I admit it. I’ve been guilty of it. Complaining to God about what he is or isn’t doing. As if he isn’t aware of the situation or as if I know better how to handle it than he does. God forgive me.

But thank God for his patience and longsuffering. He wants us to approach him with questions and concerns. He desires for us to reason with him, but in a humble, sincere way without arrogance. The cool thing is, even if we step to him the wrong way, he is gracious, merciful, and loving enough to correct us and gives us the opportunity to apologize–always willing to forgive us because of the blood of Jesus and the Holy Spirit dwelling in us. That’s why he commands us in Hebrews 4:16 to “come boldly unto the throne of grace, that we may obtain mercy, and find grace to help in time of need.

1 Peter 5:7 says we can cast all our cares on the Lord because he cares for us. A lot of times we take this to mean we can pray to God and push the situation out of our mind to let him take care of it. And we’re right to take it that way. But it doesn’t negate the fact that in certain situations God allows us the freedom to ask him for some of the details included in how he will work it out. In fact, I think there are plenty of times God really wants us to ask him, but we’re afraid that it might be perceived as us doubting him when it isn’t. He knows we need some comforting and encouragement sometimes.

Isaiah gives us some practical words from the Lord at a time when he responded to Israel’s rebellion as they complained about him. His response was simply, “Instead of complaining and mumbling about how I’m handling things, all you had to do was humbly ask me and I would’ve told you what I was doing and why. After all, I’m the one who created you, the earth, and the heavens so, of course, I’m still at work in what goes on around you.” Here’s what he said in his own words from Isaiah 45:8-13:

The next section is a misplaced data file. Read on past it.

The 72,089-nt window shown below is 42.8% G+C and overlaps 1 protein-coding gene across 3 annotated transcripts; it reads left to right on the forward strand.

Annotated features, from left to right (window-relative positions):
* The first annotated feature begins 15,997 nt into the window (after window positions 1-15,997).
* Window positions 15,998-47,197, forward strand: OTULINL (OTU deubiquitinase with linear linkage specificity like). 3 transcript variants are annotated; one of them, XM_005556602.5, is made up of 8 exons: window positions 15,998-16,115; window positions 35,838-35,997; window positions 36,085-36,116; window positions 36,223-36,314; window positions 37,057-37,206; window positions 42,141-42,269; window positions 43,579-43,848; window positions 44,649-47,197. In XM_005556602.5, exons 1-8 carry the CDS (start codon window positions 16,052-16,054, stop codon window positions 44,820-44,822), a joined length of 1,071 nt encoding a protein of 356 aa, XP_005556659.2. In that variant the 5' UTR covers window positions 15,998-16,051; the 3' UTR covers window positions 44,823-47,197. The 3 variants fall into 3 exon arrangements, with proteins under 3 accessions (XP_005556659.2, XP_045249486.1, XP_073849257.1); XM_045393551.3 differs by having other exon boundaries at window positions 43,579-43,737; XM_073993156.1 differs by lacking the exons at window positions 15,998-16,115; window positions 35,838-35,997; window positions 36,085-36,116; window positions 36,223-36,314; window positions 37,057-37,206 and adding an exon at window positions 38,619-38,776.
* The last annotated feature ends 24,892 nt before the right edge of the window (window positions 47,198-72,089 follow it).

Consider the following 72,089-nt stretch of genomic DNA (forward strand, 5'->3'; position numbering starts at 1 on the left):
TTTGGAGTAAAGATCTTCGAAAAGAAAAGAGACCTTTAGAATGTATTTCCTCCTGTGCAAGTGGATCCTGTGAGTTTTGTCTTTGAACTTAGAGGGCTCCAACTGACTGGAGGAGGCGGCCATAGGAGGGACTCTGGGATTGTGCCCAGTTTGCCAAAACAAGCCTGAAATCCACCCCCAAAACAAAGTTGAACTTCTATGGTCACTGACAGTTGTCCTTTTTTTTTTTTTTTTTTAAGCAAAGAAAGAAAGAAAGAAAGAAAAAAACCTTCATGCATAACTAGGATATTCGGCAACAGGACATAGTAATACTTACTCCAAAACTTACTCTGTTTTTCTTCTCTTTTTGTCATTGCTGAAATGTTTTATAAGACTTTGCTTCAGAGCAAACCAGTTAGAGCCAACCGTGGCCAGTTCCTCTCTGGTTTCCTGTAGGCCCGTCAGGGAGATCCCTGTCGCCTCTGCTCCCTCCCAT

Drop down, ye heavens, from above, and let the skies pour down righteousness: let the earth open, and let them bring forth salvation, and let righteousness spring up together; I the Lord have created it.

Woe unto him that striveth with his Maker! Let the potsherd strive with the potsherds of the earth. Shall the clay say to him that fashioneth it, What makest thou? or thy work, He hath no hands?

10 Woe unto him that saith unto his father, What begettest thou? or to the woman, What hast thou brought forth?

11 Thus saith the Lord, the Holy One of Israel, and his Maker, Ask me of things to come concerning my sons, and concerning the work of my hands command ye me.

12 I have made the earth, and created man upon it: I, even my hands, have stretched out the heavens, and all their host have I commanded.

13 I have raised him up in righteousness, and I will direct all his ways: he shall build my city

This is why God still works through prophecy within the general parameters of his completed word. Stop complaining. Start asking. But make sure you’re not asking amiss to “consume it upon your lusts,” (James 4:3) because God won’t answer you if that’s your motivation. Did you know it’s even considered an honor for us as a nation of kings and priests to search out what God is up to? (See Proverbs 25:2)

And as a side note, I had an interesting dream the other night as I look at all the signs of the times and how God is at work. In my dream I saw a huge bulky, fortress-like rectangular skyscraper in a dark city. This skyscraper was lit up with marvelous light shining from its penthouse on all sides like a lighthouse over the city. But then the light slowly faded until it went out completely. The skyscraper became a fading ruin and so did the city around it.

Harry A. Gaylord

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